His crusade against campaign finance reform culminated in the Supreme Court’s 2010 Citizens United ruling eliminating limits on corporate spending on elections, which McConnell followed up by blocking legislation to disclose the identity of large donors. Even before that ruling, the spread of big money in politics had done so much to sour the public on government, creating a ripe target for the Tea Party and, later, for a billionaire populist running against “the swamp.”
McConnell laid the groundwork for the right-wing insurgency of 2009 and 2010 in another way, too, with his decision to withhold Republican support for any major Democratic initiatives in the Obama years. This meant that Republicans had less influence on the final shape of legislation such as the Affordable Care Act than they would have had as fully willing negotiators.
Prioritising elections over policy, McConnell calculated that by blocking or delaying Democratic legislation, above all through aggressive use of the filibuster, Republicans would create a tedious gridlock that voters would blame the Democrats for. After all, weren’t they the ones in power?
McConnell was right. This strategy helped to foment opposition to the health care bill, and to drive huge Republican gains in the 2010 election. But it also fueled the rise of the Tea Party, which was motivated substantially by the notion that Obama was “ramming things down our throats” – that is, passing legislation on a partisan basis after McConnell withheld any Republican negotiation. Of course, McConnell proceeded to have plenty of headaches managing the far-right contingent in his own caucus, but it was a contingent he helped produce.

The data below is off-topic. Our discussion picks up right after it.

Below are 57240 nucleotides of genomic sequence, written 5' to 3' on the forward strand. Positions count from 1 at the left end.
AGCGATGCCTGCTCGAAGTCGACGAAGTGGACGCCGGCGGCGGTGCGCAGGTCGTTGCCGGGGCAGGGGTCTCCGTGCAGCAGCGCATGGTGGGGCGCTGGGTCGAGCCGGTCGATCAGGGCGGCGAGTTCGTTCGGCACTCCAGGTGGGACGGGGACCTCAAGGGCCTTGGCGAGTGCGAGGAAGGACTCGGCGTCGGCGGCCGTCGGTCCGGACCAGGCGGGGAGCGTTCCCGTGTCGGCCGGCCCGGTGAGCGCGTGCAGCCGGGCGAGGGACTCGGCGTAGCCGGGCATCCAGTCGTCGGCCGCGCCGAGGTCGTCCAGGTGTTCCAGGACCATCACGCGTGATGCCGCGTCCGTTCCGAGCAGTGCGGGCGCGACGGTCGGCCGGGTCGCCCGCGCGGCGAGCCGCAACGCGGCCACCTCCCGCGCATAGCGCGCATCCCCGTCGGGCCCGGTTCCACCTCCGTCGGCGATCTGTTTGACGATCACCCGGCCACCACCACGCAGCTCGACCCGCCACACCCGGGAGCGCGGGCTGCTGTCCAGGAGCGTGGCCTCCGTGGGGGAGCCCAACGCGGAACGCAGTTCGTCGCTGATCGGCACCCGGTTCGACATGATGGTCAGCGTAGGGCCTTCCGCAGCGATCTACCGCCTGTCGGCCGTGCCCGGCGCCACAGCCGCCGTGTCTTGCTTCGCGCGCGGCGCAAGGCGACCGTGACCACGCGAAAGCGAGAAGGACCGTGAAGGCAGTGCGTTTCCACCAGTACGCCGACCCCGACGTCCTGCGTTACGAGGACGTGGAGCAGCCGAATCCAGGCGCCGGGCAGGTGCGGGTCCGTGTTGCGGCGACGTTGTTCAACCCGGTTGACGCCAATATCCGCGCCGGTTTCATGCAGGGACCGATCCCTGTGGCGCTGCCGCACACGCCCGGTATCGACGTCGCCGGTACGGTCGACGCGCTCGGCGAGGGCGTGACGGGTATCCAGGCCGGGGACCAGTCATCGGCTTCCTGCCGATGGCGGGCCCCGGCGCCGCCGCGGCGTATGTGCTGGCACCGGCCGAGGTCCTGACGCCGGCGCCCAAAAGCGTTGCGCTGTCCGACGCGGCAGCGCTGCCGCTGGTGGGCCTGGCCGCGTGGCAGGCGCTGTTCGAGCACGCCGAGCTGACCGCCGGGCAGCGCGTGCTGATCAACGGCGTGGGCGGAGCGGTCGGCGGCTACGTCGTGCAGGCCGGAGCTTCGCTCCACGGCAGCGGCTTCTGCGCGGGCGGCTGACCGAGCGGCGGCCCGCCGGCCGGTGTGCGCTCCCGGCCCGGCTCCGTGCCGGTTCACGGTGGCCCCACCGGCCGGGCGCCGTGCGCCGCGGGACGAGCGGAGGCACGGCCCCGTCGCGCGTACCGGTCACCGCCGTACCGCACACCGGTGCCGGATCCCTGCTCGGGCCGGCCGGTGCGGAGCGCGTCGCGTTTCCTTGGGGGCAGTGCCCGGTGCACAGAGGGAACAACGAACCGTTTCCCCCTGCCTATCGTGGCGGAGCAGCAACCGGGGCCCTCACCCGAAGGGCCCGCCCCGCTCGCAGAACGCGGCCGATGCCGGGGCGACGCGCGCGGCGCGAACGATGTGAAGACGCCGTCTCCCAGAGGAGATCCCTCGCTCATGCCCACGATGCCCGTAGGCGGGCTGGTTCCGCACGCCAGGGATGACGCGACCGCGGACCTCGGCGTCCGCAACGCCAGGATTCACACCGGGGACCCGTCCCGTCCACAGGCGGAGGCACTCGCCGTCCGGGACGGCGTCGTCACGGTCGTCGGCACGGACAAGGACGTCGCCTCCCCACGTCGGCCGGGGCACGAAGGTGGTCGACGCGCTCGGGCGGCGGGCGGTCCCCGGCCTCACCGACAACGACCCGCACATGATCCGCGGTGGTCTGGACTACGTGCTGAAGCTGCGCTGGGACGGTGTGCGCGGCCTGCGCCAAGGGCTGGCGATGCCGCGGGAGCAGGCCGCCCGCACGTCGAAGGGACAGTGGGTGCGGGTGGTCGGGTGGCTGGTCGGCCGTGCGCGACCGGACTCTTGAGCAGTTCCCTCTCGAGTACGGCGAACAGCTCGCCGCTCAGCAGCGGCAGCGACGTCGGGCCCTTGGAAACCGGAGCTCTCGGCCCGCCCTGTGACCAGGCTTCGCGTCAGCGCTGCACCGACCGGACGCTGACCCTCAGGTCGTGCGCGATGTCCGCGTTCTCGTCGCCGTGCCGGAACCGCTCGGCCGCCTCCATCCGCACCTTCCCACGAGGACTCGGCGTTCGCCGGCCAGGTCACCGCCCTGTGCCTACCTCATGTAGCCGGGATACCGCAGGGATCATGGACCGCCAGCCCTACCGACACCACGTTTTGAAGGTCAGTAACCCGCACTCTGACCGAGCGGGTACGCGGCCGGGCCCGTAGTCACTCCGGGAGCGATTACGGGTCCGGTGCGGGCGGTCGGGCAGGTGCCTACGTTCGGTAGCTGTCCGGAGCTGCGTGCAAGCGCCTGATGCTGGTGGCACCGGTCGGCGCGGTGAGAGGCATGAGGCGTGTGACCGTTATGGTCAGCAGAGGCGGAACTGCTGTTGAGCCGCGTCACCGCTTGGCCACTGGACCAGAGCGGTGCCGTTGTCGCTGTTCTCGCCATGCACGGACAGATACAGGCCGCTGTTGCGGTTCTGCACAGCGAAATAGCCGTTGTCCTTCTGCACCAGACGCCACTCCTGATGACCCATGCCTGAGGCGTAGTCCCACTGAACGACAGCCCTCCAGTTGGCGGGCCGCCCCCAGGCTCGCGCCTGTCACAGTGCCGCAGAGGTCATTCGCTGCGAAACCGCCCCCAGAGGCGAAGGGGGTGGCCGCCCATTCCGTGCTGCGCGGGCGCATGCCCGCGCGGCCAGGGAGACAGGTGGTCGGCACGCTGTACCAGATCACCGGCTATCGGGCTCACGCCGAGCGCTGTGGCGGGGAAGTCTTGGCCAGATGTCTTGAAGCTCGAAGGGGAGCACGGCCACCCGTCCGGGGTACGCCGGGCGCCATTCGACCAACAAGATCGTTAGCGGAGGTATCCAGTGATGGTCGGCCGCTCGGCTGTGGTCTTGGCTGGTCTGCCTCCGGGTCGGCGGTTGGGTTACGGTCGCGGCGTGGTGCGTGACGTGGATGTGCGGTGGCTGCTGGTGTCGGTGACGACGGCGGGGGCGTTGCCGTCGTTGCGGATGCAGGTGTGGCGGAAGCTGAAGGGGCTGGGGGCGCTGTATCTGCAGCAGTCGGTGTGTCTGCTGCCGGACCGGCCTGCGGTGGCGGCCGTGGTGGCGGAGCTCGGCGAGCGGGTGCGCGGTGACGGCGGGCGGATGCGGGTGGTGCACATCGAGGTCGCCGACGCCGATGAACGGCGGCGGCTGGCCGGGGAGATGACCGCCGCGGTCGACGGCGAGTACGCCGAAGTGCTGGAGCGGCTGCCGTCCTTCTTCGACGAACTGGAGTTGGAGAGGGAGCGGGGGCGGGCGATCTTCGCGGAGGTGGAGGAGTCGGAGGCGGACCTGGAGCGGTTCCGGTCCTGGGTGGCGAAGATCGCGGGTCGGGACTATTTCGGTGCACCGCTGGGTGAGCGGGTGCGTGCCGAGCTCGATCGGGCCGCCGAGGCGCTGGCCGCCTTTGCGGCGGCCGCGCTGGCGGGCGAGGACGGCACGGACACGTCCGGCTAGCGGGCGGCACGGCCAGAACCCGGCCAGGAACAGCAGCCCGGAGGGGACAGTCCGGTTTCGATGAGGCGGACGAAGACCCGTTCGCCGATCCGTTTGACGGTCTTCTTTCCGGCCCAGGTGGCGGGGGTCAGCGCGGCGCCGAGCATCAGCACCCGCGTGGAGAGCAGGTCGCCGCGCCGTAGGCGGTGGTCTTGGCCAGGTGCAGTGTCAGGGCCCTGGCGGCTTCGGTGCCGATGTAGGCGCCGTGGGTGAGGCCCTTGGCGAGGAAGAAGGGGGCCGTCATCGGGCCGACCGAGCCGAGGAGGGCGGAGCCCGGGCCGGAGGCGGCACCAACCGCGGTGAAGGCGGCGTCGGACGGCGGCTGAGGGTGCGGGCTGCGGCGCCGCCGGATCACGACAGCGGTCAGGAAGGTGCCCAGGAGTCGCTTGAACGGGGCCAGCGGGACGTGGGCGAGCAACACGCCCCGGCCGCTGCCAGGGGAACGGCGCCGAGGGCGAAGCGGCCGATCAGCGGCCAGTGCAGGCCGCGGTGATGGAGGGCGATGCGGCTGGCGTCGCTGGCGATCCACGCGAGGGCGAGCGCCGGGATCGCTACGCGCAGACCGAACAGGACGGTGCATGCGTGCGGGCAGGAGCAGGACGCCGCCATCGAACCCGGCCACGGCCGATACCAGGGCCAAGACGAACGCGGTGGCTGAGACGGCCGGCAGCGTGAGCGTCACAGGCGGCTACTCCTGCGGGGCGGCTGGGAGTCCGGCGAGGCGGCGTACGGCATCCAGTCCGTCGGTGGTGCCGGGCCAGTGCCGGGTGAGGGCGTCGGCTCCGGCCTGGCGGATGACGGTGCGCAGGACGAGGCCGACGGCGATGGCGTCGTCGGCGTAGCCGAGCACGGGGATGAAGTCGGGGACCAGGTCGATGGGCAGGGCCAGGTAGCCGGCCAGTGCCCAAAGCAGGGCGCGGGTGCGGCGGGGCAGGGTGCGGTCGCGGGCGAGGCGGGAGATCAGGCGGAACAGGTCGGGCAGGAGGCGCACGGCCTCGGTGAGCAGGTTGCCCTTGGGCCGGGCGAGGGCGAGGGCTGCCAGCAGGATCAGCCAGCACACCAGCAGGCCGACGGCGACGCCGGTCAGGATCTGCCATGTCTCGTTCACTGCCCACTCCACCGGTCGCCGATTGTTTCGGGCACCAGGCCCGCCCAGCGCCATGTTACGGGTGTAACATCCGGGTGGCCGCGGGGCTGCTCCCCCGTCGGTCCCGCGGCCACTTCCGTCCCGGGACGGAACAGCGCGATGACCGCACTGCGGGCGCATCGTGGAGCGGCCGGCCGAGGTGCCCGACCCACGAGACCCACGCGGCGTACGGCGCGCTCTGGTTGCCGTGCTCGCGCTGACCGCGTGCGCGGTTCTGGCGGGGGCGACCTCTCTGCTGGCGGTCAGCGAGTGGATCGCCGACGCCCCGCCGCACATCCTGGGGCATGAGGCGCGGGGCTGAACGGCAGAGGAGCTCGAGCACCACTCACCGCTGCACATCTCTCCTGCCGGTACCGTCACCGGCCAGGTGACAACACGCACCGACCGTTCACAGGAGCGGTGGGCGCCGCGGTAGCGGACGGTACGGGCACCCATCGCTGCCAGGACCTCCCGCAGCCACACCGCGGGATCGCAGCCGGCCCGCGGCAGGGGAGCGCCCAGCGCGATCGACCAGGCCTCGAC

His role in the election of Trump was even more direct. Most notable was his refusal to hold a confirmation hearing, let alone a vote, on Merrick Garland, Obama’s nominee to replace Antonin Scalia on the Supreme Court, despite the fact that the nomination was made a full 10 months before the end of Obama’s term. This refusal exploded norms and dismayed Beltway arbiters who had long accepted McConnell’s claim to be a guardian of Washington institutions. It also provided crucial motivation to Republicans who had grave qualms about Trump but were able to justify voting for him as “saving Scalia’s seat.”